The Amethyst and V67 Breakdown

Hello, and welcome back to the blog! It’s week 3 of our focus on the Vintage Series Breakdown, and we’ll be taking a strong look at the 2 most purchased Vintage Series microphones within our line-up today; the V67 and the Amethyst.

It’ll come as no surprise for a lot of you, the many ways I have to describe these 2 microphones, but I think the fact that that is the case gives me even more reason to break them and their sonic signature further for anyone who may not know how they sound quite yet.

Let’s dive in!

Why They’re Our Best Sellers

The V67 and Amethyst have one thing in common which the rest of our entire line don’t have - their capsules. They have identical capsules, meaning they have near identical sound profiles, however, there is a difference between them still despite that similarity. The difference in sound comes from the form factor of the microphones; their body design is starkly different from each other resulting in some interesting differences and even more interesting reasons for those differences.

The thing that makes the difference audible is something called acoustic shadow. In short, acoustic shadow is the time the sound you’re trying to record with the microphone to reach the rear of the capsule; this affects the polar pattern and in turn, affects the frequency response of the capsule. It’s not a major change when the capsules are identical, but it’s still an audible difference resulting in a slight shift of the lower frequencies and the presence of the upper frequencies moving up slightly higher for the Amethyst comparatively to the V67. 

Regardless of this fact, they both sound incredibly rich and warm, with the top end sparkle commonly associated with typical vintage microphones throughout the years. For many Grammy winners who use these 2 microphones, most of them say it is their go-to microphone for vocals, drum overheads, acoustic guitars, and much more. Because both mics are able to record anything they’re put in front of with such grace and ease, with results the often don’t need any further processing more than minor touch ups in compression or filtering; over time, both the V67 and Amethyst have without a doubt, become just as well known as the microphones hey were inspired by.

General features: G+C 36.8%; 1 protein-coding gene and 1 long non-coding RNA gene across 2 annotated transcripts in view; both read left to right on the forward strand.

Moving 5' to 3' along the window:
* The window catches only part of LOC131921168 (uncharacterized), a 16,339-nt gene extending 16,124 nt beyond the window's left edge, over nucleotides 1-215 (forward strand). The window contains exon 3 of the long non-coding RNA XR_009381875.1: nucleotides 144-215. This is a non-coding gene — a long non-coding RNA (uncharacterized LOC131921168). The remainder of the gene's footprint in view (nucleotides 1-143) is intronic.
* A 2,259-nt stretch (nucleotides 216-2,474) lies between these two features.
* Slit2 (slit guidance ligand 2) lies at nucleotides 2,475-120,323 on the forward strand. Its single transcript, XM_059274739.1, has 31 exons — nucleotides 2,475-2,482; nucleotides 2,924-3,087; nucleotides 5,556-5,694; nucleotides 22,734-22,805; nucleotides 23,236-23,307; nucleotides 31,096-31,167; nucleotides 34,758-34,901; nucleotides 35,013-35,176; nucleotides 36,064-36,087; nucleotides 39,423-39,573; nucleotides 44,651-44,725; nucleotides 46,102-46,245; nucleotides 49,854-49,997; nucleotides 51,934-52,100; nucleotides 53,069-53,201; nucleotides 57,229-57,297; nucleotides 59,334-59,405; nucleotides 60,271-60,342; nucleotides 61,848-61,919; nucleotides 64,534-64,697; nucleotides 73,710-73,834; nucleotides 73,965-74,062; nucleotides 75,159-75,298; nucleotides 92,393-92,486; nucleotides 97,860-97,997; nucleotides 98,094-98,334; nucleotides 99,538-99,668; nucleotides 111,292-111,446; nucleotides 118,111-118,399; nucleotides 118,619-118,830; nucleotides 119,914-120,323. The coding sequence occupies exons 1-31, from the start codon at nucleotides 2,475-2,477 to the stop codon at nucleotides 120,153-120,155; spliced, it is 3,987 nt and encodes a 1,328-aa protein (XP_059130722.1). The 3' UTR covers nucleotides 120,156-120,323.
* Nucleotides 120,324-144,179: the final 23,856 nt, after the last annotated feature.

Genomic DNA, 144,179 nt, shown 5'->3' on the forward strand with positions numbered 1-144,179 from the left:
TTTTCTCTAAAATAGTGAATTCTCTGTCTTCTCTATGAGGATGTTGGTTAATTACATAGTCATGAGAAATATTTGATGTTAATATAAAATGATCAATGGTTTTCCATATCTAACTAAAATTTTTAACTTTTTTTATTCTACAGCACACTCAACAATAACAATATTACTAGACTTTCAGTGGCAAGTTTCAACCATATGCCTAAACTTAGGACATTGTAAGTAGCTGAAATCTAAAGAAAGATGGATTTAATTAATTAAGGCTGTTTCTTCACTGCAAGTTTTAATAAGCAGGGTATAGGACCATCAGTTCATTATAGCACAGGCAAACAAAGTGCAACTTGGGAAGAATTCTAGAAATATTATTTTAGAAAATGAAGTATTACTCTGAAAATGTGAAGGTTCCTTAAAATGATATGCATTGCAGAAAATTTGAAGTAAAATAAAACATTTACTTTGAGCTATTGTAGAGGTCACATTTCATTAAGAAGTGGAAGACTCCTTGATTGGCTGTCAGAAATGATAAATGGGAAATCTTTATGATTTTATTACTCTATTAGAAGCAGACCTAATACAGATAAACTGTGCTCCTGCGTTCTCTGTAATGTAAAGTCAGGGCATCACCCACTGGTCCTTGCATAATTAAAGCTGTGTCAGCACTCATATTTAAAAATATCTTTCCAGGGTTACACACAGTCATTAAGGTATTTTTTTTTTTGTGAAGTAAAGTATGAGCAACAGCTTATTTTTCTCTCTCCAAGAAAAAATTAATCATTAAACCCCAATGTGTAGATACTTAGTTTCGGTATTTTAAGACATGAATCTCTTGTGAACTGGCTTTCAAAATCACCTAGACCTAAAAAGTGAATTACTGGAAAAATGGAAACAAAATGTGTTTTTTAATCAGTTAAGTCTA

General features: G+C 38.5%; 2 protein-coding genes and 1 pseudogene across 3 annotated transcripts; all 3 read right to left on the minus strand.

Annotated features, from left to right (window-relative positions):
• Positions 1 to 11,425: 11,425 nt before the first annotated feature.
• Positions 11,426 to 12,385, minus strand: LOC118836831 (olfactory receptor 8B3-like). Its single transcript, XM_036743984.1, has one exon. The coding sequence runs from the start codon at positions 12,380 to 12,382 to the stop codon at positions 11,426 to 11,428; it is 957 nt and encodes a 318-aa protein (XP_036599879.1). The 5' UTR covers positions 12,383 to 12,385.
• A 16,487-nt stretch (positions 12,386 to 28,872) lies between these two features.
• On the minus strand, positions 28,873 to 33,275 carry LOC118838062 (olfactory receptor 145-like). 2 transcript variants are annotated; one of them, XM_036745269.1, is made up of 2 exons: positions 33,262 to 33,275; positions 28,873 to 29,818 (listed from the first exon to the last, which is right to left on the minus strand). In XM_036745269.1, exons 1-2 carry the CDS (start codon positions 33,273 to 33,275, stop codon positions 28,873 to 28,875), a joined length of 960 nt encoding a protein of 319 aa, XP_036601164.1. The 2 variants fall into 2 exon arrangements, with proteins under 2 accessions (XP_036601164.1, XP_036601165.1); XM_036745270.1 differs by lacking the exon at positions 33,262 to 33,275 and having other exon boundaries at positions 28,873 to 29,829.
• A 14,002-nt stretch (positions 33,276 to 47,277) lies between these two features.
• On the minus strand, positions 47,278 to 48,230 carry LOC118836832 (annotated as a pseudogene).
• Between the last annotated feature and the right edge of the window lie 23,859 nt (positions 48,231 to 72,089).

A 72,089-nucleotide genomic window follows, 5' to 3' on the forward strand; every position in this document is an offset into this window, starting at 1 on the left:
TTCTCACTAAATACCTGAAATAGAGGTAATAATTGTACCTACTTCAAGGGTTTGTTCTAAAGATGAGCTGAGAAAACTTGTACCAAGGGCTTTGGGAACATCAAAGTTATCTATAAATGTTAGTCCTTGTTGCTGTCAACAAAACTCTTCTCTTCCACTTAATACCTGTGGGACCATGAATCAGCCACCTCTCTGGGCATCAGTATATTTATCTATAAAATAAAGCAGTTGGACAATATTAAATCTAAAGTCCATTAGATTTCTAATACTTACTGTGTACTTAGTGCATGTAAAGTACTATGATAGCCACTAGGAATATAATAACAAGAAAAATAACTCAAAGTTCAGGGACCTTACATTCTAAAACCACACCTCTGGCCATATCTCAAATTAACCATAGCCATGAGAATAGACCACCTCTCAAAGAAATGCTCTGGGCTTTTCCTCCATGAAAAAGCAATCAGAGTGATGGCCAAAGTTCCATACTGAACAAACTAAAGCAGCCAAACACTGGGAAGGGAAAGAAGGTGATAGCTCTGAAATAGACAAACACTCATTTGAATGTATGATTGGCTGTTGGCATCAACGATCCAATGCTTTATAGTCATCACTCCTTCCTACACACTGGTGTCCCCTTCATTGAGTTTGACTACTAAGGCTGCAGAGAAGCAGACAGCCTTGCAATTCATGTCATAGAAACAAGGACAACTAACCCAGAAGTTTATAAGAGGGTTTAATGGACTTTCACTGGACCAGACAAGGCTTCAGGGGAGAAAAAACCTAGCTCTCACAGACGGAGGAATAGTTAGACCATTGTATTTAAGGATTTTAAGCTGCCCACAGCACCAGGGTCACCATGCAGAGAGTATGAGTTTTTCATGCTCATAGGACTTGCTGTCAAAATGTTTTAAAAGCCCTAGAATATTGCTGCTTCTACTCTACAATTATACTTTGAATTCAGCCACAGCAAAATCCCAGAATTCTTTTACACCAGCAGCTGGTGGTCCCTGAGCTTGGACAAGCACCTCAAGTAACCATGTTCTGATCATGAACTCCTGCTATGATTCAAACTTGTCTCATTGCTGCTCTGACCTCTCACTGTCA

So How Do They Sound? 

For me personally, I have always leant in the preference of the Amethyst due to it having a slightly tighter low-end and the upper presence shift compared to the V67 is more appealing to my ears. However, 99% of the people I know use these 2 microphones just as much as I do always say they prefer the V67 - and for reference, those people include Thom Russo, Marc Uriselli, Dave Eringa, Adam Getgood, Dana Neilsen, and more… I think we can all agree that that bunch, each has a decent pair of ears. These microphones were inspired by the vintage U87 sound from the 60’s as many microphones have been, but unlike the newer models of that same microphone, we wanted ours to have the warmth associated with the originals and so that’s exactly what we aimed for when designing the capsule. Take a listen below and you’ll hear exactly what I mean:


The biggest thing for us, was to preserve the sound of the instrument or source being recorded, without coloring it too much or taking away from the organic feel of the instrument - something the original that inspired these microphones did very well. The main issue for many who love the originals like we did, however, is the fact that for one, they are incredibly rare and most are now broken or have owners too scared to use them due to the age of the microphone, and secondly, the ones that are in working order are insanely expensive and completely unattainable for most engineers to even think of purchasing. So, with designing the V67 and Amethyst, you now have a chance to have that incredible sound in your mic locker, for a fraction of the price and with far better build quality! 

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